The latest guidance from HMRC means contractors will have to take even greater care when negotiating contracts with their agents and clients.
In future, every contractor will incur a penalty if they include a ‘careless inaccuracy’ in any documentation. So they will have to ensure all contracts have been prepared with what HMRC calls ‘reasonable care’ to avoid the contractor being found to be within IR35.
The new guidance applies to tax returns and documents filed on or after 1 April 2009, where the return covers a period beginning on or after 1 April 2008; that basically means everything in the April 2008 - to March 2009 financial year and going forward.
No straight answer
The advice from HMRC about the issue appears to be deliberately vague, stating, for example, that “‘reasonable care’ cannot be identified without consideration of the particular person’s abilities and circumstances”. It would seem unlikely that anyone will know for sure what this means, until it is clarified in a test case brought by a contractor.
Reasonable care cannot be identified without consideration of the particular person's abilities and circumstances.
And HMRC expects contractors unfamiliar with a particular event or transaction to fork out for expensive specialist advice to ensure they don’t get fined, HMRC’s view being that this is a reasonable expectation on their part.
HMRC goes on to say in their guidance that, “Failure to take reasonable care can be likened to the long standing concept in general law of ‘negligence’.”
Caught by IR35 – failing to take reasonable care?
The implications of the new guidance could be considerable, but at this stage are unclear. For example, will it now be expected that if a contractor does not get their contract reviewed for IR35 by an expert, they have not “taken the care and attention that could be expected from a reasonable person taking reasonable care in similar circumstances.”?
The added complication is that, as the recent Dragonfly Consulting ruling demonstrated, most contractors have no control over the upper level contract between their agency and the end-user client, nor do they get sight of the contract until it is usually too late.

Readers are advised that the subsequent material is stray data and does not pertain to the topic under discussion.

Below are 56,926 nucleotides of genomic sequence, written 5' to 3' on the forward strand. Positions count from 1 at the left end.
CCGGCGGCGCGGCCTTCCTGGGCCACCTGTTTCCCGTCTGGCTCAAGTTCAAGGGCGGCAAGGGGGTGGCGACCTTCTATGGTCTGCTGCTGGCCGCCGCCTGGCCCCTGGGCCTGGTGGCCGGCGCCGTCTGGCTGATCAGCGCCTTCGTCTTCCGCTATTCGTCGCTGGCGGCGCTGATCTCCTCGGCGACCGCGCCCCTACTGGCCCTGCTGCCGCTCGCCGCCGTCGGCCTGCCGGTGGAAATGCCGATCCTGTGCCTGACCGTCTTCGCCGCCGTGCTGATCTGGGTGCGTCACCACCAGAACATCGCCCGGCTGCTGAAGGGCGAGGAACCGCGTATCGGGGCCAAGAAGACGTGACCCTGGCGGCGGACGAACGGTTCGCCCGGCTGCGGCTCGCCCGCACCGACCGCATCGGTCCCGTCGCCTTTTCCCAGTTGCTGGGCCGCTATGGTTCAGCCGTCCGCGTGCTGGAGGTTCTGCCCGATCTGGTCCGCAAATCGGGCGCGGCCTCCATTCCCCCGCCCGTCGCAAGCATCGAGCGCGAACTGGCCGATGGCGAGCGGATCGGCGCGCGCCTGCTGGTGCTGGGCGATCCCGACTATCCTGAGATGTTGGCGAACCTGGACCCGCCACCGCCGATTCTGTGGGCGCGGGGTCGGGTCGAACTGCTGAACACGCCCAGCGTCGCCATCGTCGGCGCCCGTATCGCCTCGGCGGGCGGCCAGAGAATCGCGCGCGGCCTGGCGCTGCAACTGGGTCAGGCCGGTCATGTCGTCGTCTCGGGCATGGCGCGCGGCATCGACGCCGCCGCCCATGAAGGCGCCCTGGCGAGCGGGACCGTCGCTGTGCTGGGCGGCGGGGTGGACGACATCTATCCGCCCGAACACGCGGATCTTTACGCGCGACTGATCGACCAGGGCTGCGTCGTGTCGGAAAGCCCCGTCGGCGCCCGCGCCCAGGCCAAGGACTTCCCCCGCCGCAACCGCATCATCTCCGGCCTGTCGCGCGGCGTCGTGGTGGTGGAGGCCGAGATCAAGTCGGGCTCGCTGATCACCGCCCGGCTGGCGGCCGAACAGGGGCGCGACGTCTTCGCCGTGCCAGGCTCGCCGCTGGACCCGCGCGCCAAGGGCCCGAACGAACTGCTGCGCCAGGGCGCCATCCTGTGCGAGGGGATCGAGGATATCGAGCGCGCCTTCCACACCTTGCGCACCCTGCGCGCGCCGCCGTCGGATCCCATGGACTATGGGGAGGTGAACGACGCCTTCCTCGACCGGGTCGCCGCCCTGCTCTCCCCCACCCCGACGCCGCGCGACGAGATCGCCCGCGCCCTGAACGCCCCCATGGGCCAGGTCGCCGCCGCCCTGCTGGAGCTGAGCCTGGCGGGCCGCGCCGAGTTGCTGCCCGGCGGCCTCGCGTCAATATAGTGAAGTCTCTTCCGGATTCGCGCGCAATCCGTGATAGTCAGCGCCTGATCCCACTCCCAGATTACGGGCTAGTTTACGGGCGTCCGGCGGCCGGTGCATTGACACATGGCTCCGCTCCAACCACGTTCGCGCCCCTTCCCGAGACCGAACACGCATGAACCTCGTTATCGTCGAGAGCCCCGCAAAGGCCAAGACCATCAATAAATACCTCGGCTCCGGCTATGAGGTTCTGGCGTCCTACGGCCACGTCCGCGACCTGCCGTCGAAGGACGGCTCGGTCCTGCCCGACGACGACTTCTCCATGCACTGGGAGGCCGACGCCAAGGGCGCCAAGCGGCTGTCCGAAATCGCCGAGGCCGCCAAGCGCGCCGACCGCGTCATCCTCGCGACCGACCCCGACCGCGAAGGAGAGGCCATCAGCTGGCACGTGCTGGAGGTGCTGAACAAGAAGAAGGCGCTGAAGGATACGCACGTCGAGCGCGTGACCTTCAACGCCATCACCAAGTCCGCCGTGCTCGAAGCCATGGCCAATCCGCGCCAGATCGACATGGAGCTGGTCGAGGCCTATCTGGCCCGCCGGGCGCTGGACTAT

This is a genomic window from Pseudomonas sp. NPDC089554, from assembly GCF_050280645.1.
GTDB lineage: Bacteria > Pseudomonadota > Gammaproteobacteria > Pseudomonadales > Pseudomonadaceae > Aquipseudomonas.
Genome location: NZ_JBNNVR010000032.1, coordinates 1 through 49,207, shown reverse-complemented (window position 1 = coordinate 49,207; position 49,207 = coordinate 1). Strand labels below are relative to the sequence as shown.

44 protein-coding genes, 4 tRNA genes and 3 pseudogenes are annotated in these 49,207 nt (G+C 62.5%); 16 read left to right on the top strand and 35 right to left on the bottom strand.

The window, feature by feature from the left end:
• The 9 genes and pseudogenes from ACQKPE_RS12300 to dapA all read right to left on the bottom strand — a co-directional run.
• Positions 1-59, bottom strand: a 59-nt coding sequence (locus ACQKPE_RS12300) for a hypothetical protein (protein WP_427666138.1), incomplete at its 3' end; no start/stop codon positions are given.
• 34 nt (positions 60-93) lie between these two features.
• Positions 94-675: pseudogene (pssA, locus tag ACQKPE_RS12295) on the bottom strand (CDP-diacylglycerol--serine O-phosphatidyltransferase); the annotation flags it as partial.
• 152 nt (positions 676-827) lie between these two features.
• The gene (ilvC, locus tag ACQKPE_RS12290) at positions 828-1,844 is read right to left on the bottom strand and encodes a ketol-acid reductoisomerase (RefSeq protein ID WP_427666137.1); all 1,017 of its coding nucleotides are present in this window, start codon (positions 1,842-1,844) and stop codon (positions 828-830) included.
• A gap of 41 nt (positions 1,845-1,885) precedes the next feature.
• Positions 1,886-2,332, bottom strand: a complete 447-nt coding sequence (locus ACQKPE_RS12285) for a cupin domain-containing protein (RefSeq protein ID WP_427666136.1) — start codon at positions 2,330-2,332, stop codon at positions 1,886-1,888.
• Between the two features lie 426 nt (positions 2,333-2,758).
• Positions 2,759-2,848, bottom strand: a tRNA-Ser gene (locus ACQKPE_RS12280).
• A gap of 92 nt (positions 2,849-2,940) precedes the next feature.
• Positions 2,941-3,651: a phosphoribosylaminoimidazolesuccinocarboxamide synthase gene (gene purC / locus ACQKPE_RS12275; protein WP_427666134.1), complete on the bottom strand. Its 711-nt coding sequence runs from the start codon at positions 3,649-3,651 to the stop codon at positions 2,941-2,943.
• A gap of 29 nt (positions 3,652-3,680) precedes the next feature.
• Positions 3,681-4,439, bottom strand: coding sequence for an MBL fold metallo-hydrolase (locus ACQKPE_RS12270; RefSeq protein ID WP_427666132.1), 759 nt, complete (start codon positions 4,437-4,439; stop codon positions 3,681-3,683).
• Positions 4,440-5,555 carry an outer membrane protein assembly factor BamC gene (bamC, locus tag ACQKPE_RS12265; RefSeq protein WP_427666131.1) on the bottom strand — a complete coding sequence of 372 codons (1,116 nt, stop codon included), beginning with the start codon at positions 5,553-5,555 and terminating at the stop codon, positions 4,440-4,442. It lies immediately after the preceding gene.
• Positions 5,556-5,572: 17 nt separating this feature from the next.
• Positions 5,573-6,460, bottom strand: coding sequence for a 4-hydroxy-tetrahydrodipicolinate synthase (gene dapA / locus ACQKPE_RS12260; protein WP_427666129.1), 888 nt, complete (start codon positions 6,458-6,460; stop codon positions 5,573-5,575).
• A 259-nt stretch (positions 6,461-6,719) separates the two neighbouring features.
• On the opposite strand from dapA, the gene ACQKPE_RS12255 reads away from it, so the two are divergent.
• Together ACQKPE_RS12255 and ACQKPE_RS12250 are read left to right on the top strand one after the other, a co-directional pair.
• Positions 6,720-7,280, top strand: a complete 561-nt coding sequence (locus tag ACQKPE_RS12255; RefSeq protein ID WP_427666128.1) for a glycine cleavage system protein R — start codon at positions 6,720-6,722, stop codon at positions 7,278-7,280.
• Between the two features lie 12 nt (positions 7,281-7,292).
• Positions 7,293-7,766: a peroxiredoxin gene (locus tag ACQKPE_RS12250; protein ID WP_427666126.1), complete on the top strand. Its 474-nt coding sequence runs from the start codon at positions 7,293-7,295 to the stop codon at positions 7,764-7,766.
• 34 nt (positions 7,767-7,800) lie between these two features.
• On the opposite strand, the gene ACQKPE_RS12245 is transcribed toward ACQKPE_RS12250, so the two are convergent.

Steps to take to avoid penalties
IR35 contract reviews are increasingly cost effective and provided by a range of specialist organisations in the contracting sector. Perhaps the time has now come when contractors should insist on a legal expert to pronounce on their IR35 status, rather than relying on their accountant.
HMRC can check whether a contractor has taken reasonable steps to ensure that their accountant has made an accurate return, and if one contract during a year is inside IR35 and comes to light when the paperwork has been submitted, the contractor will be the one who pays.
‘People do make mistakes. We do not expect perfection.’
Fortunately, HMRC acknowledges that mistakes will happen and, as long as reasonable care was taken and there was no intent to deceive on the part of the contractor, there will be a degree of understanding.
Contractors who create sensible record-keeping systems of invoices and expenses and supply that information in a timely fashion to their accountant will go a long way to demonstrating reasonable care over their tax affairs.